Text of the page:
Profile: John Edwards
John Edwards, a Democratic senator from North Carolina, ran twice for the US presidency and was once considered a rising star in his party.
He is a former trial lawyer and self-made millionaire who frequently highlighted his humble beginnings on the campaign trail.
After two failed bids, he faced a campaign finance corruption trial that delved into details of an affair and its subsequent cover-up that took place during his 2008 run for the White House.
He faced up to 30 years in jail and $1.5m (£945,000) in fines for allegedly using money from two wealthy supporters to pay for private jets, hotels and medical care for his mistress, the campaign's videographer.
But the outcome of the trial was inconclusive, as Mr Edwards was cleared on one count, with a mistrial declared on the other charges.
John Edwards was raised in North Carolina, the son of a mill worker and a postal employee.
He became the first member of his family to attend university, and graduated with a law degree from the University of North Carolina at Chapel Hill.
Mr Edwards fought a number of high-profile personal-injury suits against large companies, winning millions of dollars in compensation and damages for his clients.
His summation in a 1997 case earned praise as "the most impressive legal performance I have ever seen" from Mike Dayton, editor of North Carolina Lawyers Weekly, in a Washington Monthly magazine article highlighting Mr Edwards as a politician to watch.
He had turned to politics in the late 1990s, after his eldest son Wade was killed in a car crash at the age of 16. He has three surviving children.
Mr Edwards defeated incumbent Senator Duncan "Lauch" Faircloth of North Carolina in 1998.
He positioned himself as an advocate for health care and immigration reform and as an opponent of the Bush tax cuts.
Mr Edwards backed the Iraq war and voted for the controversial Patriot Act, which expanded government powers in the wake of the 11 September 2001 attacks.
Two presidential bids
He campaigned for his party's nomination for president in 2004, losing out to Senator John Kerry.
Mr Edwards's strong performance in the primary led Mr Kerry to tap him as his vice-presidential pick.
After he and Mr Kerry were defeated in 2004, Mr Edwards became the head of an anti-poverty centre at his alma mater.
He also served as a consultant to a hedge fund firm, but had already begun signalling his intention to run for president again.
He joined a strong 2008 field, including then-senators Hillary Clinton and Barack Obama.
Despite courting key constituencies such as union members, floating proposals on health care and repudiating his vote in favour of the Iraq war - it was the news that his wife Elizabeth's cancer had returned that grabbed the headlines in the early stages of his campaign.
Ms Edwards embraced an outspoken role in a campaign, backing up Mr Edwards' stated intention to fight special interest groups in Washington.
But Ms Edwards, who had been treated for breast cancer after the 2004 presidential campaign, announced in March 2007 that her cancer had returned and was "incurable" but "completely treatable".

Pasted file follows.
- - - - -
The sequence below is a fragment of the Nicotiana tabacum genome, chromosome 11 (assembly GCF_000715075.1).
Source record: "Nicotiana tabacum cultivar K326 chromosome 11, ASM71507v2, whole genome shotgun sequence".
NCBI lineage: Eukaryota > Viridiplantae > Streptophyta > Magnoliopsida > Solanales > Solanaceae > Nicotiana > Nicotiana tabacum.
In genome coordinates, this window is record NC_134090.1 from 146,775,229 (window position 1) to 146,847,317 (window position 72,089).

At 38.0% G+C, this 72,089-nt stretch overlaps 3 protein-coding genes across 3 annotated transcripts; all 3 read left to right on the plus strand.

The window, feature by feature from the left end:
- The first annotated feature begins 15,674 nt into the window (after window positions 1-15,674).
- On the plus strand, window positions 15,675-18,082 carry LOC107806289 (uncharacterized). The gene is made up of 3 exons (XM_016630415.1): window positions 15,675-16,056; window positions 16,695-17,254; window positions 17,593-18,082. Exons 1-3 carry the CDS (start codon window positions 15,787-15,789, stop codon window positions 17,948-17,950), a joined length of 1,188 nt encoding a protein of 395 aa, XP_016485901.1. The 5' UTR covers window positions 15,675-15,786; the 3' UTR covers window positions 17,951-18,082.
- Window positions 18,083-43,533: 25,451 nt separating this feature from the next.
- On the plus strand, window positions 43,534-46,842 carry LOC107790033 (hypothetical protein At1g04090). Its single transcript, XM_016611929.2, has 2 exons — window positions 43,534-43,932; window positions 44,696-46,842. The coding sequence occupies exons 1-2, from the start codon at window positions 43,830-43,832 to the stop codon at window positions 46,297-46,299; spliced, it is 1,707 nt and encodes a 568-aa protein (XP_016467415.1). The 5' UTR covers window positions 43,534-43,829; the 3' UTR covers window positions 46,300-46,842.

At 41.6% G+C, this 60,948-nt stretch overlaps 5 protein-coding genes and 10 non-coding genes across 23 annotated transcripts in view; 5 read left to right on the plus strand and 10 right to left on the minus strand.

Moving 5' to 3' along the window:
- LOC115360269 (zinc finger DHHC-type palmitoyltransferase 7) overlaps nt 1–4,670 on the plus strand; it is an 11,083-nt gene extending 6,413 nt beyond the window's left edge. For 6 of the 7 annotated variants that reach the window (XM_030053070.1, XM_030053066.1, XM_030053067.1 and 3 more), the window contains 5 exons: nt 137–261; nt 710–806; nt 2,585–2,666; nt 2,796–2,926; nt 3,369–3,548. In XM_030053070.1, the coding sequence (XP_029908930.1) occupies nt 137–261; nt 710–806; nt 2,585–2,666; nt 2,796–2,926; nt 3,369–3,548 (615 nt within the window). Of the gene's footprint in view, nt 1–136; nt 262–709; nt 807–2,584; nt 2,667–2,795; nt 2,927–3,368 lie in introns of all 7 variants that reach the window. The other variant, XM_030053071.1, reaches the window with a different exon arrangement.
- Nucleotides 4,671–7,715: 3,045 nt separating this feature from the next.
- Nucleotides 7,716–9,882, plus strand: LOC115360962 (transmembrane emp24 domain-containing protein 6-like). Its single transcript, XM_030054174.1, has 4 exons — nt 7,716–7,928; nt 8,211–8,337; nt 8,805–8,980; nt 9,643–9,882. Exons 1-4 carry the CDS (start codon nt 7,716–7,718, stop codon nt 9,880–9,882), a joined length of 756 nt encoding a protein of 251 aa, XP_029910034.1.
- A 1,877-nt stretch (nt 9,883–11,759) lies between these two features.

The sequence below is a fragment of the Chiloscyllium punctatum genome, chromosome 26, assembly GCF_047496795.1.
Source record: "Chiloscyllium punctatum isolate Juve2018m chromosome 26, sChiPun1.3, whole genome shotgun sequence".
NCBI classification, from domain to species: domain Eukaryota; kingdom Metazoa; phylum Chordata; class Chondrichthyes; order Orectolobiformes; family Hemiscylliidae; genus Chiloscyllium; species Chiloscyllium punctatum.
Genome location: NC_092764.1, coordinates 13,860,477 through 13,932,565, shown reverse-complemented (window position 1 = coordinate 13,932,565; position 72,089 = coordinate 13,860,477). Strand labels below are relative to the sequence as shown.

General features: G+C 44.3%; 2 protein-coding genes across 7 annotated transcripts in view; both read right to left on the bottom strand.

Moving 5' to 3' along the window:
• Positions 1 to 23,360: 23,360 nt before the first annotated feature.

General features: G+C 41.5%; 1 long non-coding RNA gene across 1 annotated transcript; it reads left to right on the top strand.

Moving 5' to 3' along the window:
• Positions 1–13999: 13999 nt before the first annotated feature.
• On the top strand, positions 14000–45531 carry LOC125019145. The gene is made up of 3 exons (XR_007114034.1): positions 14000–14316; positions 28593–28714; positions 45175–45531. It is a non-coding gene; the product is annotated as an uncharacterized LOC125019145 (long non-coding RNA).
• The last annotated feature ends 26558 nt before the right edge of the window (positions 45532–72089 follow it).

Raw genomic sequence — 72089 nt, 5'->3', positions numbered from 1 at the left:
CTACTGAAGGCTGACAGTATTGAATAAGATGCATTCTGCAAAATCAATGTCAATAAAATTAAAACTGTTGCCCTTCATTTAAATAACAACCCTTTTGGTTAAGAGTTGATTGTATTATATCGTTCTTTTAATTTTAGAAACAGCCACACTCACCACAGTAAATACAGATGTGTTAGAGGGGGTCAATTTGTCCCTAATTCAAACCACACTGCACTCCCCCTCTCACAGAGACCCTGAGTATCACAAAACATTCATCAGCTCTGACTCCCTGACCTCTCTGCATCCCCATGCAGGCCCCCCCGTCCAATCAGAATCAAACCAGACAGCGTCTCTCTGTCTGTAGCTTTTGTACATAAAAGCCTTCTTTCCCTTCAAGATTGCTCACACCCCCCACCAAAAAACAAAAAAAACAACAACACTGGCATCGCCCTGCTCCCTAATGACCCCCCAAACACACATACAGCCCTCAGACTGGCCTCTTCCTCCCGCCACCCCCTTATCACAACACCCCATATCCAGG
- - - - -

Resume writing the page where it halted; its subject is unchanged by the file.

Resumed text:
While he had strong performances in some early polls, Mr Edwards failed to raise as much money as his rivals and struggled to make an impact.
Despite a better-than-expected second-place finish in Iowa caucuses, where he invested much of his campaigning effort, he came in third in all subsequent contests.
He withdrew from the race on 30 January 2008.
Mr Edwards had been plagued by extramarital affair rumours as early as October 2007 when the National Enquirer named a campaign videographer, Rielle Hunter, as his mistress and reported she was pregnant.
He denied any affair with Ms Hunter. A campaign aide, Andrew Young, said he was the father of her child. Ms Hunter gave birth to a daughter, Frances Quinn, in February 2008.
That August, Mr Edwards admitted to an affair with Ms Hunter but denied he was was Quinn's father.
That changed when Mr Young announced he was publishing a tell-all book about his time with the Edwards campaign. The former presidential candidate admitted paternity in January 2010. Shortly after, he and his wife separated.
Elizabeth Edwards died of cancer in December of that year.
Meanwhile, a grand jury in North Carolina had been investigating the campaign finance case against Mr Edwards since 2009.
In June 2011, they indicted the former Senator for using contributions from wealthy supporters to cover-up his affair and Ms Hunter's child while running for president.
Beginning in April 2012 the trial exposed details of Mr Edwards' affair and the reaction of his late-wife.
Andrew Young, considered the prosecution's star witness, testified that the candidate had directed him to manage the money to cover-up the affair and had asked Mr Young to claim paternity.
Mr Edwards did not testify during the trial, but his defence maintained he was innocent of the charges.
After nine days of deliberation, the jury found Mr Edwards not guilty on one count, but were hung on the other five charges. The US Department of Justice will decide whether or not he will be tried again on the remaining counts.